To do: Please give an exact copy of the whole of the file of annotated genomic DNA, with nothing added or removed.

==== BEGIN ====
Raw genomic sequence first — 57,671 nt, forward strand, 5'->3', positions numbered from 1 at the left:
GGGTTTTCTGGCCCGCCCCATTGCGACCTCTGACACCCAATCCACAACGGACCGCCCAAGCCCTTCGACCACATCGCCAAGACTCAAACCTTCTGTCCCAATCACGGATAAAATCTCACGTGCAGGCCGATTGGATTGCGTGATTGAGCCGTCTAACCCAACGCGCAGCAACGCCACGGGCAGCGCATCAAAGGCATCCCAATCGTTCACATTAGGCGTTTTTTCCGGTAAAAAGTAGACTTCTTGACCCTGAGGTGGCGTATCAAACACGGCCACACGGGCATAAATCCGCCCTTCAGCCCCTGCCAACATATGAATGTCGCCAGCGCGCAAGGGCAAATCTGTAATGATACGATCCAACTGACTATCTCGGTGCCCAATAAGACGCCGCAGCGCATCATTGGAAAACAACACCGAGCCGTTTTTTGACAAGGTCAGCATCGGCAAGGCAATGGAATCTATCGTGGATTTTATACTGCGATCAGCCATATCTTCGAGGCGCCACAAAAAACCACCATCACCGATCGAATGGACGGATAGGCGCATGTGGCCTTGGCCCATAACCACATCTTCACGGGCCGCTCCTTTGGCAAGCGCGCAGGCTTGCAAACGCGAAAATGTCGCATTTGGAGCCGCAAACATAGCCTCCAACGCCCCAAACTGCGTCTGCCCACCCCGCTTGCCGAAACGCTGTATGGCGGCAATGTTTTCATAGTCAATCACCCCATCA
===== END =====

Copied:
Raw genomic sequence first — 57,671 nt, forward strand, 5'->3', positions numbered from 1 at the left:
GGGTTTTCTGGCCCGCCCCATTGCGACCTCTGACACCCAATCCACAACGGACCGCCCAAGCCCTTCGACCACATCGCCAAGACTCAAACCTTCTGTCCCAATCACGGATAAAATCTCACGTGCAGGCCGATTGGATTGCGTGATTGAGCCGTCTAACCCAACGCGCAGCAACGCCACGGGCAGCGCATCAAAGGCATCCCAATCGTTCACATTAGGCGTTTTTTCCGGTAAAAAGTAGACTTCTTGACCCTGAGGTGGCGTATCAAACACGGCCACACGGGCATAAATCCGCCCTTCAGCCCCTGCCAACATATGAATGTCGCCAGCGCGCAAGGGCAAATCTGTAATGATACGATCCAACTGACTATCTCGGTGCCCAATAAGACGCCGCAGCGCATCATTGGAAAACAACACCGAGCCGTTTTTTGACAAGGTCAGCATCGGCAAGGCAATGGAATCTATCGTGGATTTTATACTGCGATCAGCCATATCTTCGAGGCGCCACAAAAAACCACCATCACCGATCGAATGGACGGATAGGCGCATGTGGCCTTGGCCCATAACCACATCTTCACGGGCCGCTCCTTTGGCAAGCGCGCAGGCTTGCAAACGCGAAAATGTCGCATTTGGAGCCGCAAACATAGCCTCCAACGCCCCAAACTGCGTCTGCCCACCCCGCTTGCCGAAACGCTGTATGGCGGCAATGTTTTCATAGTCAATCACCCCATCA